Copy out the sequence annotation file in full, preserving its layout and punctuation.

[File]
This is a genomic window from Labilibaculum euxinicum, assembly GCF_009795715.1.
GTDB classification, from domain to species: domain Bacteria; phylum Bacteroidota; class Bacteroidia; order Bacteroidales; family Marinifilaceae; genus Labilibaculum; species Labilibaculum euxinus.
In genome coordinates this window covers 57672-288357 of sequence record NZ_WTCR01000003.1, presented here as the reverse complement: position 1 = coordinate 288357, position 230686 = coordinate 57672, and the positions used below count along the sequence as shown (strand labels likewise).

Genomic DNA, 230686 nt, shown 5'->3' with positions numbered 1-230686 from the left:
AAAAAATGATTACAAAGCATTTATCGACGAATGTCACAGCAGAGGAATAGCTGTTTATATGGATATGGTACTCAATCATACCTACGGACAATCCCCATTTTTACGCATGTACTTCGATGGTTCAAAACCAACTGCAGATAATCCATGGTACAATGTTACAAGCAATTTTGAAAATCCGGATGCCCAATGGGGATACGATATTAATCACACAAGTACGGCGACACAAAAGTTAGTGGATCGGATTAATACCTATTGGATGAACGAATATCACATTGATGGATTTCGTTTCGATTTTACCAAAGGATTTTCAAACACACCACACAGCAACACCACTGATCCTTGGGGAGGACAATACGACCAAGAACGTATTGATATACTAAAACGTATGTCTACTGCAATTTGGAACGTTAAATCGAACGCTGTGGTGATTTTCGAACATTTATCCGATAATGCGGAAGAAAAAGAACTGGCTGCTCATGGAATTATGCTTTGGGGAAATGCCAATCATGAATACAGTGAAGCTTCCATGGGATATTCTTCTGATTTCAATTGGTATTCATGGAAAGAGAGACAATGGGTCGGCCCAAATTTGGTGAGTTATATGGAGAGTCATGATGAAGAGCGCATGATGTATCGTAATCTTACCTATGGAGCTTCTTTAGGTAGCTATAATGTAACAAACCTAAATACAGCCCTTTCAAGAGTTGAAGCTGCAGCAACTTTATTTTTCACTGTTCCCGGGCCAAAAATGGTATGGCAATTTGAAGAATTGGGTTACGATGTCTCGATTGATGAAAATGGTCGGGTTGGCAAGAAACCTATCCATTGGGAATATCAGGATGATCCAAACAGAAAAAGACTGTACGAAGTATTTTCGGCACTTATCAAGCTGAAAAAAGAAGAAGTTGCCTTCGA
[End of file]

This is a genomic window from Labilibaculum euxinicum, assembly GCF_009795715.1.
GTDB classification, from domain to species: domain Bacteria; phylum Bacteroidota; class Bacteroidia; order Bacteroidales; family Marinifilaceae; genus Labilibaculum; species Labilibaculum euxinus.
In genome coordinates this window covers 57672-288357 of sequence record NZ_WTCR01000003.1, presented here as the reverse complement: position 1 = coordinate 288357, position 230686 = coordinate 57672, and the positions used below count along the sequence as shown (strand labels likewise).

Genomic DNA, 230686 nt, shown 5'->3' with positions numbered 1-230686 from the left:
AAAAAATGATTACAAAGCATTTATCGACGAATGTCACAGCAGAGGAATAGCTGTTTATATGGATATGGTACTCAATCATACCTACGGACAATCCCCATTTTTACGCATGTACTTCGATGGTTCAAAACCAACTGCAGATAATCCATGGTACAATGTTACAAGCAATTTTGAAAATCCGGATGCCCAATGGGGATACGATATTAATCACACAAGTACGGCGACACAAAAGTTAGTGGATCGGATTAATACCTATTGGATGAACGAATATCACATTGATGGATTTCGTTTCGATTTTACCAAAGGATTTTCAAACACACCACACAGCAACACCACTGATCCTTGGGGAGGACAATACGACCAAGAACGTATTGATATACTAAAACGTATGTCTACTGCAATTTGGAACGTTAAATCGAACGCTGTGGTGATTTTCGAACATTTATCCGATAATGCGGAAGAAAAAGAACTGGCTGCTCATGGAATTATGCTTTGGGGAAATGCCAATCATGAATACAGTGAAGCTTCCATGGGATATTCTTCTGATTTCAATTGGTATTCATGGAAAGAGAGACAATGGGTCGGCCCAAATTTGGTGAGTTATATGGAGAGTCATGATGAAGAGCGCATGATGTATCGTAATCTTACCTATGGAGCTTCTTTAGGTAGCTATAATGTAACAAACCTAAATACAGCCCTTTCAAGAGTTGAAGCTGCAGCAACTTTATTTTTCACTGTTCCCGGGCCAAAAATGGTATGGCAATTTGAAGAATTGGGTTACGATGTCTCGATTGATGAAAATGGTCGGGTTGGCAAGAAACCTATCCATTGGGAATATCAGGATGATCCAAACAGAAAAAGACTGTACGAAGTATTTTCGGCACTTATCAAGCTGAAAAAAGAAGAAGTTGCCTTCGA